According to The Washington Post

“He listed its location as the street he lived on with no address, calling it an “appointment-only restaurant,” to make himself less vulnerable to fact-checkers and would-be customers.

Exclusivity? Check.

And then, Butler writes, the first miraculous thing happened: It was approved by TripAdvisor to be listed in May. The restaurant started out as the 18,149th ranked restaurant in the city: dead last.

So he began having family and friends flood the site with fake but real-seeming reviews.

“Spent a weekend in London and heard through the grapevine that this place is a must-visit,” one chimed in. “After a few mildly frustrating phone calls I was in.”

Some reviewers included some vaguely unsavory details seemingly meant to enhance their credibility: one wrote about being offered a blanket with a stain, but still gave the restaurant five stars. Out of the 104 reviews left on the site by early December, more than 100 were for five stars, its top rating. The remainder? Four stars.”

See below

Grand announcements for imminent departures

Many people who spend significant times on social media can begin to attribute a quite ludicrous sense of importance to such platforms. FB in particular ban become their whole world and this again creates all manner of status and attention seeking. 

One of the funniest comments I have seen in recent times online was when someone suggsted

“This is not like an airport, you don’t need to announce any departures…”

This usually results in grand announcements of imminent departures, often I suspect hoping for mass calls of “PLEASE STAY!” This kind of behaviour of course assumes an extraordinary level of self importance. This is classic attention/status seeking behavior and in many cases such individuals can’t stay away for long as their sense of importance comes from their online participation usually on a daily basis. There seems to be a compulsion to announce all thinking without any kinds of filters.

Examples of this social media behaviour include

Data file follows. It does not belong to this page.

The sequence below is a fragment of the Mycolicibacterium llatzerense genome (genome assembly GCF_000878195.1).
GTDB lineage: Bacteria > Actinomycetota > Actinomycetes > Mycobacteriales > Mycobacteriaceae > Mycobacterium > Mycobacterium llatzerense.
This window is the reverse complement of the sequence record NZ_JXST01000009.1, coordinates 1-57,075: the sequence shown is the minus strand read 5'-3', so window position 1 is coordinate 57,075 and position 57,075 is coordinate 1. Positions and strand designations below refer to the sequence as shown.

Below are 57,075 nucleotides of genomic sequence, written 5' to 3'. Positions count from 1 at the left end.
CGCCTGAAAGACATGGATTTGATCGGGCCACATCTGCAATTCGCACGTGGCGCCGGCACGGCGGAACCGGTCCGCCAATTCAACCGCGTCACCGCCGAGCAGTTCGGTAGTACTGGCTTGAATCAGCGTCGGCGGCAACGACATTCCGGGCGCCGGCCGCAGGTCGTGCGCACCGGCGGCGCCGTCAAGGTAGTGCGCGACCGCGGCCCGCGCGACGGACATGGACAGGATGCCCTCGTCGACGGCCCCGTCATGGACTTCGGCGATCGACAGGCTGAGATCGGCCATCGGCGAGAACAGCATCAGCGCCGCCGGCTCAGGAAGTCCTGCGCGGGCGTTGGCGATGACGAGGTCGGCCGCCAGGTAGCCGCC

“I’m thinking of withdrawing from posting on this thread” (while posting this comment and adding to the thread content)

“I’m sickened by reading some of the posts here each day” (while continuing to read EVERY SINGLE post and pm others about them)

Of course simply not commenting or announcing one’s “thoughts” means that you don’t remain the center of attention…

Often even if such individuals they don’t have any actual “news”, they will post comments like

“I’m thinking positive thoughts” 

This maintain ongoing commentary and ensures that the poster remains in the spotlight for discussions. Its another sign of social media hyperactivity. 


Blocking on social media? 

Nick CodySometimes to preserve your own sanity with the craziness online its a very good idea to firewall or block those characters that endless contribute to the noise level. I am a fan of fire walling or blocking against such characters which makes social media a far more pleasant experience. Let me be clear I’m happy to debate with others with strong and different experience, but some people can’t manage basic good manners. I have absolutely no problem with people expressing opinions (although the above statement makes no sense on any level) but I don’t really have the inclination or disposable time to engage with such folks.

The strangest and funniest comment was from one character in recent times was – 


I’ve commented on this before as its more than a bit odd to say the least, especially as he is described as “a social media manager”  It will however appear as a lyric in a song at some point, so at least the exchange had some use! 


Keep your sense of humor and sanity

Social media is here to stay. The good news is that you can now literally connect with people all across the world. The bad news is that you can now connect with people all across the world. Personally I always welcome good debate and respect people who stick to their views even if I disagree. I have always found that a good sense of humor demonstrates good emotional intelligence and people who take themselves way too seriously tend to be too full of their own sense of self importance. 

I have met some terrific people online who are now friends in real life. Ultimately of course social media is simply a medium for communication. It can be used to great effect as well as being totally crazy and quite destructive. There’s no requirement to reply to questions online or feel “driven to comment” on other’s views. 


Social media platforms can be massively inspirational and useful. With the OUS platform we have over 3000 members and on the main OUS page ( there are 115 artists with their own individual pages. All those artists came from social media. In my view the key to useful interactions is ensuring there are respectful discussions and good manners. Also its useful to define the purpose of any group, so conversations are on topic. We can agree to disagree but nobody is trying to dictate to everyone else about how they should think and behave!

Finally to paraphrase Groucho Marx –

“These are my opinions. If you don’t like them, I have others”